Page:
Do not worry about him not getting enough exercise. On average, a dog sleeps 17 hours per day (although, of course, no dog should be crated or left alone for 17 consecutive hours a day!). You will have plenty of time to give the puppy exercise and to interact with him during the remainder of the day.

Your goal is to eventually to be able to leave your adult dog alone in your home, without you worrying about him becoming anxious or destructive. The more you work on this while your dog is young, the quicker you will get there.

Resources
DeMartini, M. (2017). Why and How Dogs Develop Separation Anxiety
Green Acres Kennel Shop. (2017). Separation Anxiety with Dr. David Cloutier from Veazie Veterinary Clinic [Podcast]
Hayward, T. (2016, May). Home Alone: The Painful Puzzle. BARKS from the Guild (18) 14-19.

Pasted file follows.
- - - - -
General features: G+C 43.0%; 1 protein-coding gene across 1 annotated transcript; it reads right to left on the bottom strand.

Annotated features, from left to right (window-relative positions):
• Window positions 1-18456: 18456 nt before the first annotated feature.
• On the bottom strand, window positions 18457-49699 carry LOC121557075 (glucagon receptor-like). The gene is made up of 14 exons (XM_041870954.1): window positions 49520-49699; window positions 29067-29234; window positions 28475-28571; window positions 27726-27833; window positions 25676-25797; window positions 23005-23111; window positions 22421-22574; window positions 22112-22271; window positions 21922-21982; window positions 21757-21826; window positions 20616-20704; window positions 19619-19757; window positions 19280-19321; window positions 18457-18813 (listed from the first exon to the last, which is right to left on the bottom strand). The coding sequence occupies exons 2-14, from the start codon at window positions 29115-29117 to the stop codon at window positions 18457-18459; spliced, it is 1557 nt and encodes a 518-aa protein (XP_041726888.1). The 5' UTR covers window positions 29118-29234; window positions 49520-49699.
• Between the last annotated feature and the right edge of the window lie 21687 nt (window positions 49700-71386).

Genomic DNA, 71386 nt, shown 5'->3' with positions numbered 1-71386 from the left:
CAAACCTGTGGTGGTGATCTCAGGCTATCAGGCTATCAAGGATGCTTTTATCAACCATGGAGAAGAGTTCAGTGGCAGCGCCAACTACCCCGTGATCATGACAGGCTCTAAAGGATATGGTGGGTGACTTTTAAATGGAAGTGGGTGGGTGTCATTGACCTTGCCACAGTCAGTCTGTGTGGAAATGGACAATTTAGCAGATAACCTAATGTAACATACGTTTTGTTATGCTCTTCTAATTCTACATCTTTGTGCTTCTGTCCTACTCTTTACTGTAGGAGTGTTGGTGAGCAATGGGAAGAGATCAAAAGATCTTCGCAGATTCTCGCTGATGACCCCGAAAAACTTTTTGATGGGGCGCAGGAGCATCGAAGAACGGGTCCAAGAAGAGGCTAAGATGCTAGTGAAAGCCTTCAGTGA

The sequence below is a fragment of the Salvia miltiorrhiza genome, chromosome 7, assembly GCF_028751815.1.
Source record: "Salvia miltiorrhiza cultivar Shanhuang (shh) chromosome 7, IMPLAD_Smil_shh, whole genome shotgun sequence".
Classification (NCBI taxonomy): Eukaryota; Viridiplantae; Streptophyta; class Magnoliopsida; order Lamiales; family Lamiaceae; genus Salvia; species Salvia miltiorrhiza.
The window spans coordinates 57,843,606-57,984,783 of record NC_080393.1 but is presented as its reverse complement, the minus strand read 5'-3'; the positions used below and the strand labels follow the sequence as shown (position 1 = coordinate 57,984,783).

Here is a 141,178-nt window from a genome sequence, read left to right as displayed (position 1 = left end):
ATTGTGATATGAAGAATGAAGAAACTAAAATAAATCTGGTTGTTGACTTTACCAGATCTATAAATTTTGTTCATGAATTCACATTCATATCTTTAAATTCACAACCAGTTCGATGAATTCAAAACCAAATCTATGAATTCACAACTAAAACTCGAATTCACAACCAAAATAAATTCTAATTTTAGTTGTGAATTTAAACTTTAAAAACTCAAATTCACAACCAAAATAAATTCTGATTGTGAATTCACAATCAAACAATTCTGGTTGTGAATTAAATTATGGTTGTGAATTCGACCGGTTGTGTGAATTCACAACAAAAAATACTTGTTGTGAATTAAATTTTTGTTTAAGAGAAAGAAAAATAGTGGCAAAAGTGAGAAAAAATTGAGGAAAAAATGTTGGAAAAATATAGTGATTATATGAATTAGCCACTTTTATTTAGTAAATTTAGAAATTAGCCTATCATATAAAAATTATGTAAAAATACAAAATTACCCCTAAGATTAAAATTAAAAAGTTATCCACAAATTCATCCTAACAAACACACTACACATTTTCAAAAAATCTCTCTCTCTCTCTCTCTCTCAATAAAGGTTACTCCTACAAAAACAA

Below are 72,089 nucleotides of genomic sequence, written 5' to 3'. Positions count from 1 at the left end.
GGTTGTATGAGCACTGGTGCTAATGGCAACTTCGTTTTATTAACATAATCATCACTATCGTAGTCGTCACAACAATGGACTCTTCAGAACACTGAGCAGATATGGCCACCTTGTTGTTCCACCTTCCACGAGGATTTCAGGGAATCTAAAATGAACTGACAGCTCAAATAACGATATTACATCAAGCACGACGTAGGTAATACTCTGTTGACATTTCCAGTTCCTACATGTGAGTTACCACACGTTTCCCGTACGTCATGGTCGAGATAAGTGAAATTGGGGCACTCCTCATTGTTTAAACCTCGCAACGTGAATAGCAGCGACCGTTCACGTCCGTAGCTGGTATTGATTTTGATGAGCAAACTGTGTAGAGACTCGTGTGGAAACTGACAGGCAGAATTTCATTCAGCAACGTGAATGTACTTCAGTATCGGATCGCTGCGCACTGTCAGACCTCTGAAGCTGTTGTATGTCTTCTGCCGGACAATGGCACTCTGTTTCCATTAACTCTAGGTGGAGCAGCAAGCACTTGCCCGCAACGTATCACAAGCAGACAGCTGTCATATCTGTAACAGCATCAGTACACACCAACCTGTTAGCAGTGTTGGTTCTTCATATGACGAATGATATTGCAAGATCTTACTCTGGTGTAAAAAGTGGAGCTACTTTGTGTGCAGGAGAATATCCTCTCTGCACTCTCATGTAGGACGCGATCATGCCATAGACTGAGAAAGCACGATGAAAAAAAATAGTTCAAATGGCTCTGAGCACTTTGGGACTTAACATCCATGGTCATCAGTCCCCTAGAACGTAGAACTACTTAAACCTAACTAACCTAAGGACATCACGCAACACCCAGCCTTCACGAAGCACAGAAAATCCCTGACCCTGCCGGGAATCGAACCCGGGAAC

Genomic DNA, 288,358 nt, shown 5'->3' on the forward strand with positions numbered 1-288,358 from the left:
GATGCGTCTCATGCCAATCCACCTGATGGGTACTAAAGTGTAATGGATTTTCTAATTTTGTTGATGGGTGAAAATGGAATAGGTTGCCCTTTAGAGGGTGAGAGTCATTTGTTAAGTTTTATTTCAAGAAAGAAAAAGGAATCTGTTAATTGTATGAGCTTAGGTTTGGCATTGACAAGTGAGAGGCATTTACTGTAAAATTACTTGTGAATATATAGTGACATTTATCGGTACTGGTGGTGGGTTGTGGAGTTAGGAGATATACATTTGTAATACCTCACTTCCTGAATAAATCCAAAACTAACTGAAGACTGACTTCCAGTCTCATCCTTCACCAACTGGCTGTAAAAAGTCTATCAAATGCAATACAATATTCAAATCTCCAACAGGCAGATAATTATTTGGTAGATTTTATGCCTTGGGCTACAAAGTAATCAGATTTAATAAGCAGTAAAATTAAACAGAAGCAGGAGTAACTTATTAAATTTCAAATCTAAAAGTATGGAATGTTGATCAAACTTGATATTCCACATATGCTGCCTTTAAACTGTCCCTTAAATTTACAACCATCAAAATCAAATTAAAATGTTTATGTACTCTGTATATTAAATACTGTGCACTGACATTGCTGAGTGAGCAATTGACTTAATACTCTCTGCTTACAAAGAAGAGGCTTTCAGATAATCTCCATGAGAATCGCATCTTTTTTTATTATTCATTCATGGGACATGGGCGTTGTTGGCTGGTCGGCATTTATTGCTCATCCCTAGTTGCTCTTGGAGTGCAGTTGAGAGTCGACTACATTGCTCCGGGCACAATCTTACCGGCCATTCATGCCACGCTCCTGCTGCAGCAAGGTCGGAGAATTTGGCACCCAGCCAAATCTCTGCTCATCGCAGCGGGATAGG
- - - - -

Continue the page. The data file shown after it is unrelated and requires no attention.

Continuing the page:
Hayward, T. (2017). Separation Anxiety: When Alone Time Makes Your Puppy Panic
Naismith, J. (2017). Partying or panicking? How to be a separation anxiety sleuth. BARKS Blog

This article was first published in BARKS from the Guild, May 2021, pp.32-33. Read the full article Alone Training.

For more great content on all things animal behavior and training, you can sign up for a lifetime, free of charge, subscription to the digital edition of BARKS from the Guild. If you are already a subscriber, you can view the issue here.

About the Author
Don Hanson is the co‐owner of the Green Acres Kennel Shop in Bangor, Maine. He is a Bach Foundation registered animal practitioner (BFRAP), certified dog behavior consultant (CDBC), associate certified cat behavior consultant (ACCBC) and a certified professional dog trainer (CPDT‐KA) and also produces and co‐hosts a weekly radio show and podcast, The Woof Meow Show on The Pulse AM620 WZON. He writes about pets on his blog and is co‐chairman of PPG’s Advocacy Committee.